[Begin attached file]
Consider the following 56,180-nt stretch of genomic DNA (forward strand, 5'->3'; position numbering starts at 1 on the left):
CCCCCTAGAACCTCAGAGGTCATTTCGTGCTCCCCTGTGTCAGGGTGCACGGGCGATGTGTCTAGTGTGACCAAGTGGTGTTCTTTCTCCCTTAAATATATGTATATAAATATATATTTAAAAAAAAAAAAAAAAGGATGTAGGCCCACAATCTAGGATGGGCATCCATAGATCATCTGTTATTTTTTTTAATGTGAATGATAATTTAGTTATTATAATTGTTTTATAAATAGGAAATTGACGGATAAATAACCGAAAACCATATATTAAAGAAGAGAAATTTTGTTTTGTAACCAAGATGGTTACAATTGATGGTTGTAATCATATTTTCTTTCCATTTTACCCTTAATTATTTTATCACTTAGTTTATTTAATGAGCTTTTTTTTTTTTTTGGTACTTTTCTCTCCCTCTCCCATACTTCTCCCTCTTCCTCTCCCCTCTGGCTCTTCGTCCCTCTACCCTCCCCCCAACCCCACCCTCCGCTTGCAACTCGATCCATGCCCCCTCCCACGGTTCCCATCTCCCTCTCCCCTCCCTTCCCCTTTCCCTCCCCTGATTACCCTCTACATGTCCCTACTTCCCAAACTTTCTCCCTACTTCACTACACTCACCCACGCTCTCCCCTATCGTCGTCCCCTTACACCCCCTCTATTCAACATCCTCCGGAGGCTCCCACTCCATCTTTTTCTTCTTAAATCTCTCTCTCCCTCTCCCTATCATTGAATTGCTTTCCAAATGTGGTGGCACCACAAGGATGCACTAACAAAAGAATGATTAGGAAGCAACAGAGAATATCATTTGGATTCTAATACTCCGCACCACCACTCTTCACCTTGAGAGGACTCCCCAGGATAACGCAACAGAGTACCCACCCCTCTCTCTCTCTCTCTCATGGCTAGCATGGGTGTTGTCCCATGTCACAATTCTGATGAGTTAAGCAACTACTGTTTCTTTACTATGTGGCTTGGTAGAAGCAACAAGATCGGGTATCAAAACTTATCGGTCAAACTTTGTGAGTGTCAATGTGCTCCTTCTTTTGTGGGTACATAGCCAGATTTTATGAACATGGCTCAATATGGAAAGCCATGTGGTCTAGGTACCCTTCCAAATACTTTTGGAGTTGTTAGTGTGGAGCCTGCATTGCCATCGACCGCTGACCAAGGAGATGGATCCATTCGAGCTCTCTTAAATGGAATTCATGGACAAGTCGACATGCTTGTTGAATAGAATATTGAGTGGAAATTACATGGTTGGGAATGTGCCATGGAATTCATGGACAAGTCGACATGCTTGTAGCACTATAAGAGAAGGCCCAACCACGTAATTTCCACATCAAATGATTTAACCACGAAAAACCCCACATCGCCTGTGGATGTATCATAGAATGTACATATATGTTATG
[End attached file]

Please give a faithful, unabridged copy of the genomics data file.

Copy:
Consider the following 56,180-nt stretch of genomic DNA (forward strand, 5'->3'; position numbering starts at 1 on the left):
CCCCCTAGAACCTCAGAGGTCATTTCGTGCTCCCCTGTGTCAGGGTGCACGGGCGATGTGTCTAGTGTGACCAAGTGGTGTTCTTTCTCCCTTAAATATATGTATATAAATATATATTTAAAAAAAAAAAAAAAAGGATGTAGGCCCACAATCTAGGATGGGCATCCATAGATCATCTGTTATTTTTTTTAATGTGAATGATAATTTAGTTATTATAATTGTTTTATAAATAGGAAATTGACGGATAAATAACCGAAAACCATATATTAAAGAAGAGAAATTTTGTTTTGTAACCAAGATGGTTACAATTGATGGTTGTAATCATATTTTCTTTCCATTTTACCCTTAATTATTTTATCACTTAGTTTATTTAATGAGCTTTTTTTTTTTTTTGGTACTTTTCTCTCCCTCTCCCATACTTCTCCCTCTTCCTCTCCCCTCTGGCTCTTCGTCCCTCTACCCTCCCCCCAACCCCACCCTCCGCTTGCAACTCGATCCATGCCCCCTCCCACGGTTCCCATCTCCCTCTCCCCTCCCTTCCCCTTTCCCTCCCCTGATTACCCTCTACATGTCCCTACTTCCCAAACTTTCTCCCTACTTCACTACACTCACCCACGCTCTCCCCTATCGTCGTCCCCTTACACCCCCTCTATTCAACATCCTCCGGAGGCTCCCACTCCATCTTTTTCTTCTTAAATCTCTCTCTCCCTCTCCCTATCATTGAATTGCTTTCCAAATGTGGTGGCACCACAAGGATGCACTAACAAAAGAATGATTAGGAAGCAACAGAGAATATCATTTGGATTCTAATACTCCGCACCACCACTCTTCACCTTGAGAGGACTCCCCAGGATAACGCAACAGAGTACCCACCCCTCTCTCTCTCTCTCTCATGGCTAGCATGGGTGTTGTCCCATGTCACAATTCTGATGAGTTAAGCAACTACTGTTTCTTTACTATGTGGCTTGGTAGAAGCAACAAGATCGGGTATCAAAACTTATCGGTCAAACTTTGTGAGTGTCAATGTGCTCCTTCTTTTGTGGGTACATAGCCAGATTTTATGAACATGGCTCAATATGGAAAGCCATGTGGTCTAGGTACCCTTCCAAATACTTTTGGAGTTGTTAGTGTGGAGCCTGCATTGCCATCGACCGCTGACCAAGGAGATGGATCCATTCGAGCTCTCTTAAATGGAATTCATGGACAAGTCGACATGCTTGTTGAATAGAATATTGAGTGGAAATTACATGGTTGGGAATGTGCCATGGAATTCATGGACAAGTCGACATGCTTGTAGCACTATAAGAGAAGGCCCAACCACGTAATTTCCACATCAAATGATTTAACCACGAAAAACCCCACATCGCCTGTGGATGTATCATAGAATGTACATATATGTTATG